The specific structure of a protein is stabilized by numerous hydrogen bonds that connect individual amino acids. Using an innovative method, namely Nuclear Magnetic Resonance (NMR) spectroscopy in combination with high pressure, Dr. Nisius and Prof. Grzesiek from the Biozentrum of the University of Basel have provided important new insights into the hydrogen bond network of Ubiquitin and its importance for the stability of this model protein. Their findings have now been published in the renowned scientific journal Nature Chemistry.
Under pressure: scientists investigate hydrogen bonds under pressures of up to 2500 bar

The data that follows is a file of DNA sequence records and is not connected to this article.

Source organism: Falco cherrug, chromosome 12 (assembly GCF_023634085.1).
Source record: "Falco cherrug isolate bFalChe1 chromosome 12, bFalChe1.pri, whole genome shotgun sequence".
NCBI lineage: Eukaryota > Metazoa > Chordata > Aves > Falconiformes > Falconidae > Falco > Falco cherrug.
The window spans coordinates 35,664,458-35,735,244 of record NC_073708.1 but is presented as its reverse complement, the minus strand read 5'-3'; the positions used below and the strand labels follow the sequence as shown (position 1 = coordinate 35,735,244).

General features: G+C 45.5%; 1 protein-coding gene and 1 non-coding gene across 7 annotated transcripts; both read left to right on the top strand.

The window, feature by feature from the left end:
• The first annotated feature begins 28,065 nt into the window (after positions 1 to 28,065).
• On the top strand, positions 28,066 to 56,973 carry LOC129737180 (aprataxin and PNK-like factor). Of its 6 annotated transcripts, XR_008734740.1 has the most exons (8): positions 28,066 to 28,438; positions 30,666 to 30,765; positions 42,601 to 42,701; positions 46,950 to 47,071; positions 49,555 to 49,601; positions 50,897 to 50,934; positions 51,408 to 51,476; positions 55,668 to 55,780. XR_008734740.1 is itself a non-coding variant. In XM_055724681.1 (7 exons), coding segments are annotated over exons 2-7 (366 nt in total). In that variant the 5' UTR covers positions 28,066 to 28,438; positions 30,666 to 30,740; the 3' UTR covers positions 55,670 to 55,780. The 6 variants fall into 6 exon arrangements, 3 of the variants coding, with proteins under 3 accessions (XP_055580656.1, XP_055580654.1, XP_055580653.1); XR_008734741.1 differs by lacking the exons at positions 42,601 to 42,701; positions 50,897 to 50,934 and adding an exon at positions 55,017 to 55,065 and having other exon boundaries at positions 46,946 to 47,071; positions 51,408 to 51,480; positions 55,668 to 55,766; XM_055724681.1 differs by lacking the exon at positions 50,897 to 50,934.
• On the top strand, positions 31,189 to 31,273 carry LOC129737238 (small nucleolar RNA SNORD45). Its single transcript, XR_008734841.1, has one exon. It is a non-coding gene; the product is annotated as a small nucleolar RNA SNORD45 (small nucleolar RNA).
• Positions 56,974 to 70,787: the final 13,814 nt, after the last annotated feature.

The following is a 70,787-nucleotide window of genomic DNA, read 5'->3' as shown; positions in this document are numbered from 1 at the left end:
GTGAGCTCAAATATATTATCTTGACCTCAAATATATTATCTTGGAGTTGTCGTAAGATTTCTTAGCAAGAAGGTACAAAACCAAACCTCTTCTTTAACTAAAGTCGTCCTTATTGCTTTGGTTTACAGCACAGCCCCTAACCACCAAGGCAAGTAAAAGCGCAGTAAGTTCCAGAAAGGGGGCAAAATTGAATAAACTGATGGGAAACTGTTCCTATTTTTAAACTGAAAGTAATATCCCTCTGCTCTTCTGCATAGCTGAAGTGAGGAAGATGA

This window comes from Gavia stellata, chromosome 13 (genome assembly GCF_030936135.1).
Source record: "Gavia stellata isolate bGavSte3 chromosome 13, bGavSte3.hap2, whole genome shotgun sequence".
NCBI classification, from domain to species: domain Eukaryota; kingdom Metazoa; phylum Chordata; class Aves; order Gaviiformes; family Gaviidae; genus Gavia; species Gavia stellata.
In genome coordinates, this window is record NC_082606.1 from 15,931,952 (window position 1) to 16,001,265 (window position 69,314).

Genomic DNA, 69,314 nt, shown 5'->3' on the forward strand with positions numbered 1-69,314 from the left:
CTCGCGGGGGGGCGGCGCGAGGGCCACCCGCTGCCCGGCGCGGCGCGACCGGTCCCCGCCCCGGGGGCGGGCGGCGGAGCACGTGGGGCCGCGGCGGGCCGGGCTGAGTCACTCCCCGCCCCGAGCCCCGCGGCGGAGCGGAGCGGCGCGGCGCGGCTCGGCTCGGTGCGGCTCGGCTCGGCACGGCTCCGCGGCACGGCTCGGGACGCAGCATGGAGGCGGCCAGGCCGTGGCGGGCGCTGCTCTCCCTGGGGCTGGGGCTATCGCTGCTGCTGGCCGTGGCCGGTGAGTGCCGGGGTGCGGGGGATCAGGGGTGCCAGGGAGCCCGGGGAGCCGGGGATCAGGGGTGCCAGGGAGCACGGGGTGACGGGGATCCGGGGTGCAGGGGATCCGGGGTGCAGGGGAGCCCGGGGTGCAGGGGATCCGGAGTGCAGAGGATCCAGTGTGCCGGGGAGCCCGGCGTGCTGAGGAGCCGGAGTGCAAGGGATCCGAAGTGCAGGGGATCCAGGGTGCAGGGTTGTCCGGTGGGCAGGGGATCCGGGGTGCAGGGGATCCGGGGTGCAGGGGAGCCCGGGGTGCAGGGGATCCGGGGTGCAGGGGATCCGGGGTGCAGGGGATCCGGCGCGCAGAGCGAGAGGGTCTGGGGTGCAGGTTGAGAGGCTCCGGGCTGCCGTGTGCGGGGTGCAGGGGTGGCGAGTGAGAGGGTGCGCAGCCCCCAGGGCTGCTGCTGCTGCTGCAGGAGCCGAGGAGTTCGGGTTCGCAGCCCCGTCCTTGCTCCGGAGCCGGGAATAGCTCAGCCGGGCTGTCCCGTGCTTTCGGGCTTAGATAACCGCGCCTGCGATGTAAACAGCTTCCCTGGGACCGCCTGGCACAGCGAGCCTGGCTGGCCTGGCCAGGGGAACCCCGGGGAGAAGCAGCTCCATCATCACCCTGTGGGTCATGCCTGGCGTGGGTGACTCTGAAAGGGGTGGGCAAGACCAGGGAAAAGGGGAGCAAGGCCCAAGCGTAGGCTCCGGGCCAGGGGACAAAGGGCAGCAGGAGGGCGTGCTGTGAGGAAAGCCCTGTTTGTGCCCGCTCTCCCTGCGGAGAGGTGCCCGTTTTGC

Proteins consist of a sequence of amino acids and have important physiological functions, such as catalysis or transport of metabolic products. To perform their physiological role, proteins need to fold their linear amino acid chains into a stable three-dimensional structure. In part, the spatial arrangement is determined by a network of hydrogen bonds. However so far it was unclear to what extent individual hydrogen bonds contribute to the stability of a structure. Using a newly developed high pressure cell and NMR method Dr. Nisius and Prof. Grzesiek could, for the first time, completely characterize the stability of individual hydrogen bonds in the protein Ubiquitin.Particular stability of key, long-range hydrogen bonds
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